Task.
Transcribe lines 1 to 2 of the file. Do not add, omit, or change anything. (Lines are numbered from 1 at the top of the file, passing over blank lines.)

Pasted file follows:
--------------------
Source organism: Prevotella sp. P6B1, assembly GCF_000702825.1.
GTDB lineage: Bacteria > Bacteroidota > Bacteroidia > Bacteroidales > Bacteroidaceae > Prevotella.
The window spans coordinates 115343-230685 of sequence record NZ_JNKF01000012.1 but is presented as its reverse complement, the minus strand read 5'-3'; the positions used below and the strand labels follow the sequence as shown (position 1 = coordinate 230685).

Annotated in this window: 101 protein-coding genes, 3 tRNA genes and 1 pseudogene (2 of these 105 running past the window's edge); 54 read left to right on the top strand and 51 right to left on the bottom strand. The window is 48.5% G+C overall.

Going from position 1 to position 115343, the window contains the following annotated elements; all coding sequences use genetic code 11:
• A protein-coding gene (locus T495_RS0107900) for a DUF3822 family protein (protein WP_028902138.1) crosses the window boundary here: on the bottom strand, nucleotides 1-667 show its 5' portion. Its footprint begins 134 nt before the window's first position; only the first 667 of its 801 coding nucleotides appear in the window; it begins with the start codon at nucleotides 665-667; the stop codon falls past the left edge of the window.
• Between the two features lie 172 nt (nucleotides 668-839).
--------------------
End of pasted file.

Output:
Source organism: Prevotella sp. P6B1, assembly GCF_000702825.1.
GTDB lineage: Bacteria > Bacteroidota > Bacteroidia > Bacteroidales > Bacteroidaceae > Prevotella.